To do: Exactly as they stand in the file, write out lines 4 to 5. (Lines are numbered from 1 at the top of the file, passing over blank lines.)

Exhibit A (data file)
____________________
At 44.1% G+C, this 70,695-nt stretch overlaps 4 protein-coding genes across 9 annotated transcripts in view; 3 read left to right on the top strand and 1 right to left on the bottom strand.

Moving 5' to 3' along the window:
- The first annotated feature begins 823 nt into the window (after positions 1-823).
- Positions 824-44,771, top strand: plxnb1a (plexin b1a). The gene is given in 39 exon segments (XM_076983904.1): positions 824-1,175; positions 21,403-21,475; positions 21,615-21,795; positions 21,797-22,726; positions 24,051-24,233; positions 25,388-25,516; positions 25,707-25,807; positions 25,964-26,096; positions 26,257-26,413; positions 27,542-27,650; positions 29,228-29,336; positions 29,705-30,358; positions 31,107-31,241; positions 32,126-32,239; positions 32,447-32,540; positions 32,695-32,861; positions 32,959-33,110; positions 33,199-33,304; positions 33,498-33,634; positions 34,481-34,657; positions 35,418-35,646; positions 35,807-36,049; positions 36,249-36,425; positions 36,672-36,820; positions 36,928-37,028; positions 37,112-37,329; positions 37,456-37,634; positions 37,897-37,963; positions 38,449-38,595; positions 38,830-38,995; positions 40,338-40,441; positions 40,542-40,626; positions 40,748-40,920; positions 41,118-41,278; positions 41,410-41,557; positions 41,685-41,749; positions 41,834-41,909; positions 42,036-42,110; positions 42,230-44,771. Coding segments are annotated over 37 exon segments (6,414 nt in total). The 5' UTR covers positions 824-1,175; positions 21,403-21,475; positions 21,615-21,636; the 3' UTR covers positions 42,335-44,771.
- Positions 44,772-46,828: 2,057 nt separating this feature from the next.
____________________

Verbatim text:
- Positions 824-44,771, top strand: plxnb1a (plexin b1a). The gene is given in 39 exon segments (XM_076983904.1): positions 824-1,175; positions 21,403-21,475; positions 21,615-21,795; positions 21,797-22,726; positions 24,051-24,233; positions 25,388-25,516; positions 25,707-25,807; positions 25,964-26,096; positions 26,257-26,413; positions 27,542-27,650; positions 29,228-29,336; positions 29,705-30,358; positions 31,107-31,241; positions 32,126-32,239; positions 32,447-32,540; positions 32,695-32,861; positions 32,959-33,110; positions 33,199-33,304; positions 33,498-33,634; positions 34,481-34,657; positions 35,418-35,646; positions 35,807-36,049; positions 36,249-36,425; positions 36,672-36,820; positions 36,928-37,028; positions 37,112-37,329; positions 37,456-37,634; positions 37,897-37,963; positions 38,449-38,595; positions 38,830-38,995; positions 40,338-40,441; positions 40,542-40,626; positions 40,748-40,920; positions 41,118-41,278; positions 41,410-41,557; positions 41,685-41,749; positions 41,834-41,909; positions 42,036-42,110; positions 42,230-44,771. Coding segments are annotated over 37 exon segments (6,414 nt in total). The 5' UTR covers positions 824-1,175; positions 21,403-21,475; positions 21,615-21,636; the 3' UTR covers positions 42,335-44,771.
- Positions 44,772-46,828: 2,057 nt separating this feature from the next.